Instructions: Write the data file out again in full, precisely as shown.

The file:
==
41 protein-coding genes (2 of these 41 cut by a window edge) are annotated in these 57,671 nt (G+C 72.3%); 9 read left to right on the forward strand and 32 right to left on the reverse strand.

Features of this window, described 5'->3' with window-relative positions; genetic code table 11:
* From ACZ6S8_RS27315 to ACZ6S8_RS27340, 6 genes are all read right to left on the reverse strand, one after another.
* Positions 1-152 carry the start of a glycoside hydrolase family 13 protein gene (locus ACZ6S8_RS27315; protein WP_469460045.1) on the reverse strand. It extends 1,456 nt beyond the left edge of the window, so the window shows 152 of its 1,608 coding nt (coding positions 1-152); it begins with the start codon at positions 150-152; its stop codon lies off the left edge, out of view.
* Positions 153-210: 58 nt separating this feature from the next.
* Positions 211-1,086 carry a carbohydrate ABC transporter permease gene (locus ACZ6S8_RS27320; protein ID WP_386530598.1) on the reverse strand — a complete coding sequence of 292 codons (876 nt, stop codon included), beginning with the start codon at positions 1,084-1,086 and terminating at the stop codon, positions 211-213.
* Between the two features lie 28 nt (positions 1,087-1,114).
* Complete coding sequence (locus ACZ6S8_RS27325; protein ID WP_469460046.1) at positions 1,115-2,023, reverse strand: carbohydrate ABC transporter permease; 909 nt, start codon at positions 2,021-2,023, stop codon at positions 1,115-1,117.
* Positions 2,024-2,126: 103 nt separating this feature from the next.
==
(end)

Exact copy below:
41 protein-coding genes (2 of these 41 cut by a window edge) are annotated in these 57,671 nt (G+C 72.3%); 9 read left to right on the forward strand and 32 right to left on the reverse strand.

Features of this window, described 5'->3' with window-relative positions; genetic code table 11:
* From ACZ6S8_RS27315 to ACZ6S8_RS27340, 6 genes are all read right to left on the reverse strand, one after another.
* Positions 1-152 carry the start of a glycoside hydrolase family 13 protein gene (locus ACZ6S8_RS27315; protein WP_469460045.1) on the reverse strand. It extends 1,456 nt beyond the left edge of the window, so the window shows 152 of its 1,608 coding nt (coding positions 1-152); it begins with the start codon at positions 150-152; its stop codon lies off the left edge, out of view.
* Positions 153-210: 58 nt separating this feature from the next.
* Positions 211-1,086 carry a carbohydrate ABC transporter permease gene (locus ACZ6S8_RS27320; protein ID WP_386530598.1) on the reverse strand — a complete coding sequence of 292 codons (876 nt, stop codon included), beginning with the start codon at positions 1,084-1,086 and terminating at the stop codon, positions 211-213.
* Between the two features lie 28 nt (positions 1,087-1,114).
* Complete coding sequence (locus ACZ6S8_RS27325; protein ID WP_469460046.1) at positions 1,115-2,023, reverse strand: carbohydrate ABC transporter permease; 909 nt, start codon at positions 2,021-2,023, stop codon at positions 1,115-1,117.
* Positions 2,024-2,126: 103 nt separating this feature from the next.